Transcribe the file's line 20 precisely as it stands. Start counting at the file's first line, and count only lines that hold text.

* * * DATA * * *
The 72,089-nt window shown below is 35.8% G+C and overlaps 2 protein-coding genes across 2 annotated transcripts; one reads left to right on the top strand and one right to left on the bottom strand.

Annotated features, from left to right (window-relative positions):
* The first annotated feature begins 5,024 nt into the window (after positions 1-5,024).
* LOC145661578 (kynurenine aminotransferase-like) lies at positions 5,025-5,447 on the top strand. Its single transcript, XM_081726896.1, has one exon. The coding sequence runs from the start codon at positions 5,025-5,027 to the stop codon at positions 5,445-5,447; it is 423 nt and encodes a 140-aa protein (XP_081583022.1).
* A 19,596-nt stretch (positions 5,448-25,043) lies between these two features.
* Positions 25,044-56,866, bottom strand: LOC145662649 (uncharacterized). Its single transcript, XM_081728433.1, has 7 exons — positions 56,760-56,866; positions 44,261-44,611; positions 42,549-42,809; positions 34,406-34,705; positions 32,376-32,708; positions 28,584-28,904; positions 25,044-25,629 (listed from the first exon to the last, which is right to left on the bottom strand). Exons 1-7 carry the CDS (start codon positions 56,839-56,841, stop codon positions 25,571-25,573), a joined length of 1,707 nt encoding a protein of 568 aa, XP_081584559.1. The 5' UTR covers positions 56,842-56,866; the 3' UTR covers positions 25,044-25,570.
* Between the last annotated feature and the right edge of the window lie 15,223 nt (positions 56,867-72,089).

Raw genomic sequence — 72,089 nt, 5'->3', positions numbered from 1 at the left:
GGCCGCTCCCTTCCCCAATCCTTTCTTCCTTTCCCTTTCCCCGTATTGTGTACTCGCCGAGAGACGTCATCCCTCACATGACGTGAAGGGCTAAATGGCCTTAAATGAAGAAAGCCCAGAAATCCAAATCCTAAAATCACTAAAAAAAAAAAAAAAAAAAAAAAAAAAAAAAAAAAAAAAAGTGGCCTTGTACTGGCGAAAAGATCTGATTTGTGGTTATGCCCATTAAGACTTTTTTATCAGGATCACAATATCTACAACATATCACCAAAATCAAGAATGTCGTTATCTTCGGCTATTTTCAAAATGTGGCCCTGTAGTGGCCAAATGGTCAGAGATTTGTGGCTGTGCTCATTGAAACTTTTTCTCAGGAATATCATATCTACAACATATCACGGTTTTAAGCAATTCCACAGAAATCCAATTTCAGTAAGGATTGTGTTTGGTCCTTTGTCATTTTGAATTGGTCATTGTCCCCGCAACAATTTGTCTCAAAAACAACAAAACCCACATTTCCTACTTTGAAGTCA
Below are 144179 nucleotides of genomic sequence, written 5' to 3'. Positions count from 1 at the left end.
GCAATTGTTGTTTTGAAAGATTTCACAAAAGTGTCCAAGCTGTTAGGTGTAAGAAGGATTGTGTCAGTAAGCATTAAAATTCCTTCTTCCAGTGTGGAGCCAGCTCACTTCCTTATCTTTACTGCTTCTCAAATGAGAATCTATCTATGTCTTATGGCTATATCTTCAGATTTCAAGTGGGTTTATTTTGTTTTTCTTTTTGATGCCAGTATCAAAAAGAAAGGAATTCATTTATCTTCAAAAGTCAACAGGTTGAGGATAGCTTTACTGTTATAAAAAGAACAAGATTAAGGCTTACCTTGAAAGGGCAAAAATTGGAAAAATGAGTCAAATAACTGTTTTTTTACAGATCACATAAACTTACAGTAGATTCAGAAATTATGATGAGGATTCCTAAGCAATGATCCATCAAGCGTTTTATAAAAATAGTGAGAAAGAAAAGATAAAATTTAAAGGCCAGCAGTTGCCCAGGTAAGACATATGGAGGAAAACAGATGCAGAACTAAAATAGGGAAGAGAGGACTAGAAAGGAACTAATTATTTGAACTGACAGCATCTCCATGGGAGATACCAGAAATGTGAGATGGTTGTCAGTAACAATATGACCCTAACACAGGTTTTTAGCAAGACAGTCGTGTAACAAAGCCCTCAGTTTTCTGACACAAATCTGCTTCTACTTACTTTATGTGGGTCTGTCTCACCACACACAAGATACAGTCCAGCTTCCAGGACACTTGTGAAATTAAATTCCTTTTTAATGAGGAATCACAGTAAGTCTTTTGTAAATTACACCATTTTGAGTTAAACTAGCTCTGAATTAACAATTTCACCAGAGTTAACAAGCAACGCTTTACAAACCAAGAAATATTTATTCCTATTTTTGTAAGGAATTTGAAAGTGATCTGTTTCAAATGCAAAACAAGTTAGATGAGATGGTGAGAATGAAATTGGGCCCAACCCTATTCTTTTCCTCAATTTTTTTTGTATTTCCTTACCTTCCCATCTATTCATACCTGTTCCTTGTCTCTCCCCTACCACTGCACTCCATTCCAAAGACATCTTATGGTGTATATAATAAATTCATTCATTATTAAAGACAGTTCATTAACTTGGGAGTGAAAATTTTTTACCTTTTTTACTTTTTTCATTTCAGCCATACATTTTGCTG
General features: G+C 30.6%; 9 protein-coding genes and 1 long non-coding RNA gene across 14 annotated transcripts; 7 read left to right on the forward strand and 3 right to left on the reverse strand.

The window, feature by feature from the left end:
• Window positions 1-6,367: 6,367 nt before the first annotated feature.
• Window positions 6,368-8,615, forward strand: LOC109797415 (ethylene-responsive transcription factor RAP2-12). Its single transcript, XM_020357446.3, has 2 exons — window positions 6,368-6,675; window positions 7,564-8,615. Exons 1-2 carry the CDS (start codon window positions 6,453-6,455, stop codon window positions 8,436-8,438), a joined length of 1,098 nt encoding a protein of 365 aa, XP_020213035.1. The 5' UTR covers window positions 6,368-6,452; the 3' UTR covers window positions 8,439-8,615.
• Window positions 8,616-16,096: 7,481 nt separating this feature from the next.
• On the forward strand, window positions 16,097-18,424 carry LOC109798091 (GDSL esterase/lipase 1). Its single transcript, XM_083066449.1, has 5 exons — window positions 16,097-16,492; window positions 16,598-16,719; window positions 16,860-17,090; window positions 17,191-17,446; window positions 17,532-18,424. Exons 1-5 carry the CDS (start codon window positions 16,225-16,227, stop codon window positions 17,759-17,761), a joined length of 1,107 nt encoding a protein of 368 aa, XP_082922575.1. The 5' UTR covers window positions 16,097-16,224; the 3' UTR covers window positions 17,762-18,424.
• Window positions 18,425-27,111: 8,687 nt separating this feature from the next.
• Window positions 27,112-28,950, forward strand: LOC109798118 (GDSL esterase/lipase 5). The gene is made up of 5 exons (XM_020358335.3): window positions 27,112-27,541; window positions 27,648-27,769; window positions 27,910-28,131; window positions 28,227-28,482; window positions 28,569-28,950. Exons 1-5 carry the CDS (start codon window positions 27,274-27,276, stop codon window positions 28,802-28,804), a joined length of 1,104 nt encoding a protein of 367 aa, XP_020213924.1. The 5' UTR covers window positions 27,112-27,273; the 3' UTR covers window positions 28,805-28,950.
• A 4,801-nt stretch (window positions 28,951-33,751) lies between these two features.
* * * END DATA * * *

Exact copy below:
• A 4,801-nt stretch (window positions 28,951-33,751) lies between these two features.